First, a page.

Visa Universal Payment Channel: One Network to Rule Them All?

The company says that once deployed it will remove virtually all friction between monetary transfers.

Last week Visa announced its plans to launch a foundational transactions network that promises to allow cross-border, cross-tech monetary transfers at scale and at speeds similar to current credit card payments – which is tens of thousands per second. The novelty is that it’s designed to be agnostic to currency geographies, currency types, or technologies.

It’s called Visa Universal Payment Channel (UPC), and the company says that once deployed it will remove virtually all friction between monetary transfers. So, if you’re in Australia and want to send your mother in the U.K. an amount of the cryptocurrency Cardano via Visa UPC, it can be converted into her desired currency – let’s the British pound – before it hits her decentralized wallet that runs on Ethereum.

That exact transaction trajectory would be difficult to execute right now, but Visa says its UPC will be able to handle it – and thousands of others – in seconds. In a corporate blog post, Visa predicts that the number of currencies and methods of exchange will only increase in the future:

“As the number of digital currency networks increases — each with unique design characteristics — the likelihood that consumers, businesses, and merchants are transacting on the same network and utilizing the same type of money decreases.”

The company saw the need for an interoperable financial backbone that runs beneath all blockchains, traditional finance, and central banking systems to harmonize the different cascades of currencies into a single ecosystem  that enables users to transact on their terms. This graphic depicts how the network will likely look with the Visa UPC at the hub.

Visa maintains that its UPC hub will connect different economies, geographies, and blockchain networks by establishing dedicated payment channels between them. It’s positioning itself as the penultimate network that will seamlessly add new, trusted blockchains to its “network of networks” by creating new payment channels within the UPC hub.

The Visa announcement says it’s not just about cross pollination of currencies via any technology and network – it’s also about speed. They accurately point out that modern credit, debit, and remittance networks handle tens of thousands of transactions per second, however, the largest crypto blockchains – Bitcoin and Ethereum – can barely manage a fraction of that volume. To speed things up, UPC’s specialized payment channels would be off-chain while simultaneously communicating with on-chain smart contracts, delivering high transaction throughput securely and reliably while improving speeds overall across blockchains. It’s almost like taking a high-speed detour around traffic tie ups.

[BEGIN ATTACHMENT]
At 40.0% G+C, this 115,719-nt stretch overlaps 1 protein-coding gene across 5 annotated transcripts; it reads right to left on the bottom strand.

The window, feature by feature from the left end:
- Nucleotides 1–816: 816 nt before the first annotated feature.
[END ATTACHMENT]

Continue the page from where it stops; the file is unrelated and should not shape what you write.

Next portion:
While this development seems to be a good way to drive mass adoption and normalize cryptocurrencies, the Visa announcement bent over backwards talking about how it will be perfect for central bank digital currencies (CBDC), which are basically un-encrypted fiat dollars produced by those same central banks. Visa seems to be playing to this government-focused audience to spur CBDC adoption and reduce reluctance for creation of digital reserve currencies. We’ll have to wait and see what this means for the rest of us crypto hodlers.

On The Flipside

  • We need to proceed with caution here, because in one fell swoop Visa just designated itself as the supreme, unifier of all networks. The UPC places all blockchains, banking, and financial on a subservient level to Visa.
  • Visa will be the intermedius maximus if this gets widely adopted.
  • This is an ambitious attempt to commandeer and centralize blockchains through a massive, innocuous power grab. Don’t be fooled.

Why You Should Care?

Remember it was mismanaged monetary policy, predatory lending practices, reckless legislative spending, and hypocritical bailouts for Big Banking and Fat Financing that sparked the creation of Bitcoin following the global economic meltdown in 2008. Do we really want to subjugate blockchain and crypto to the same power barons again???

This article is for information purposes only and should not be considered trading or investment advice. Nothing herein shall be construed as financial, legal, or tax advice. Trading forex, cryptocurrencies, and CFDs pose a considerable risk of loss.

Tor Constantino

Tor Constantino is a former journalist, consultant and current corporate comms executive with an MBA degree and 25+ years of experience - writing about cryptocurrencies and blockchain since 2017. His writing has appeared across the web on Entrepreneur, Forbes, Fortune, CEOWorld and Yahoo!. Tor's views are his own and do not reflect those of his current employer.